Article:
Women come up short in latest city elections; Mayor-elect Reed surrounded mostly by men
The boys are back in charge.
While most of the focus in the recent city election focused on the dynamics of race and Atlanta’s changing demographics, gender played an equal if not more significant role.
Think about it.
We’ve gone from electing our first woman mayor in 2001 — Atlanta Mayor Shirley Franklin — to now having another man as mayor — Kasim Reed.
We’ve gone from having two women city council presidents back to back — Cathy Woolard followed by Lisa Borders — to now having another man in that chair — Ceasar Mitchell.
In each of those races, there were strong women contenders. In the mayor’s race, at-large City Councilwoman Mary Norwood and Borders came in second and third respectively.
And in the city council president race, Mitchell ran against Clair Muller, one of Atlanta’s longest serving city council members.
And that’s not all.
We went from having a woman in a city-wide council seat — Norwood — to now having the three at-large posts now held by men: Aaron Watson, Michael Julian Bond and Lamar Willis.
And then there were the women who held influential positions in the Franklin administration. For most of her tenure, Lynnette Young served as her chief operating officer. And Franklin prided herself in having a diverse cabinet in terms of gender, race, age, experience and geography.
By comparison, in his first two major appointments as mayor-elect, Reed has selected two men — consultant Peter Aman to serve as his chief operating officer for at least a year and Deputy Police Chief George Turner to be his acting police chief.
And remember when the chair of the Fulton County Commission was a woman? Karen Handel left that job in a successful run to be Georgia’s secretary of state. She was replaced by John Eaves.
Looking across the region, in all the major metro counties, the chairs are all men. The one exception is B.J. Mathis, the new chair of the Henry County Commission. Although Henry is one of the fastest growing counties in the region, it still is one of the smallest in terms of population.
Plus a woman has never chaired the Atlanta Regional Commission, the closest entity we have to a regional government. (The Atlanta City Council representative at ARC was Muller, but it’s unknown who Mitchell will appoint to replace her).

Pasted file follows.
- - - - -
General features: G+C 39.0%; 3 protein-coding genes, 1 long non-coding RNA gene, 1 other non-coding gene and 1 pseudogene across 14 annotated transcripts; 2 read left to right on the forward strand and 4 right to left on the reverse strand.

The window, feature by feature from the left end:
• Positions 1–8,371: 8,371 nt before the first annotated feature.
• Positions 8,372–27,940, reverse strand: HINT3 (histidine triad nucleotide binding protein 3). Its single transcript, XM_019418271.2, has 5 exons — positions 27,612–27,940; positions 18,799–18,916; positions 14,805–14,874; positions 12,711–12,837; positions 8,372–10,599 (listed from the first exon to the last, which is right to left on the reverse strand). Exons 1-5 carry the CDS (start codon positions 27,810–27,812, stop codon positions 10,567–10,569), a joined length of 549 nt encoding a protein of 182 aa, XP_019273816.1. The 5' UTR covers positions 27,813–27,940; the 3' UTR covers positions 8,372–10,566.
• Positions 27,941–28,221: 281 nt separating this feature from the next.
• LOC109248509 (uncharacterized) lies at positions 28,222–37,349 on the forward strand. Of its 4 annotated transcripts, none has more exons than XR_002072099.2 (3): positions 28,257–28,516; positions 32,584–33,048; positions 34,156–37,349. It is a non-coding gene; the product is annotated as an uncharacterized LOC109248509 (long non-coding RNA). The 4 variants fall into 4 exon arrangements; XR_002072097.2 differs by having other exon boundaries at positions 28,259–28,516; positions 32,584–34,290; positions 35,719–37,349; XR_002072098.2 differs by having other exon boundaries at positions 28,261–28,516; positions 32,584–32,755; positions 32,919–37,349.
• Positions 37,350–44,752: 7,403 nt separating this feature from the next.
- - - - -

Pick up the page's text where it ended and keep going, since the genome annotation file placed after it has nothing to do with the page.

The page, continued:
The situation is at least as bad, if not worse, when one looks at the top leadership positions at the state. The governor, the lieutenant governor, the speaker of the house and virtually all the other key positions of influence at the legislature are held by men.
Another stark example of the lack of women was at the Metro Atlanta Chamber’s annual meeting on Dec. 3. Every single person on stage during the entire program was male.
At one point, all the former chamber chairs were invited on stage. They were all male. And the only African-American present was former Atlanta Mayor Andrew Young. Just to be fair, Atlanta Chamber leaders did invite the only woman to chair the influential business organization — the 1997 Chamber Chair Jackie Ward, but she was unable to attend.
Sadly, the lack of women in positions of influence is not unique to Atlanta and Georgia.
Marie Wilson, founder and president of the White House Project, is an advocate for having more women in positions of power.
“For the last 10 years, we have really tried to advance women leaders around the country,” Wilson said at a forum last week in Atlanta. “We are in a crisis in women’s leadership in this country.”
Borders, who serves on the board of the White House Project along with fellow Atlantan Stephanie Davis, gave an example to the attendees at the forum.
“There were nine sitting female governors when Barack Obama became president,” Borders said. “Now we have seven. That’s because Obama put two women governors in his cabinet.”
In an interview a couple of days later, I asked Borders about how she viewed the decline of women in local government.
“The tide ebbs and flows depending on the candidates,” said Borders, who endorsed Reed instead of Norwood during the city run-off elections. She enthusiastically campaigned for Reed, and she believes she helped deliver the votes that led to his victory.
“Just because women are not in the mayor’s chair, doesn’t mean we don’t have influence,” Borders said. “But the most influence obviously is exerted by being in an elected position.”
When looking at Reed’s inner circle, it is almost entirely male, which could be an issue when he selects people to serve in his administration.
“It’s a valid point,” Borders said about Reed’s inner circle. “It is human nature to be with people who are like you. I had a lot of women in my inner circle.”
But running an administration is different than running a campaign.
“You realize when you’re ready to govern, you need more voices and you need to be more inclusive,” Borders said.
Right now Reed has a full plate to deal with the city’s toughest issues — public safety, city finances, the pension obligations — and he has to devote his attention to those concerns.
“He’s drinking from a fire hose,” Borders said, adding that she has agreed to help Reed through the transition period until he takes office on Jan. 4. “Give him some time.”
Still, it doesn’t hurt to remind Reed that he will be mayor for all Atlantans, including women that make up more than 50 percent of the city’s population. And we need to keep issues of balance and diversity top of mind.
“We are not always as deliberate as we should be,” Borders said. “We have to remind folks. We even have to remind women to include women.”
Otherwise, the men will stay in charge.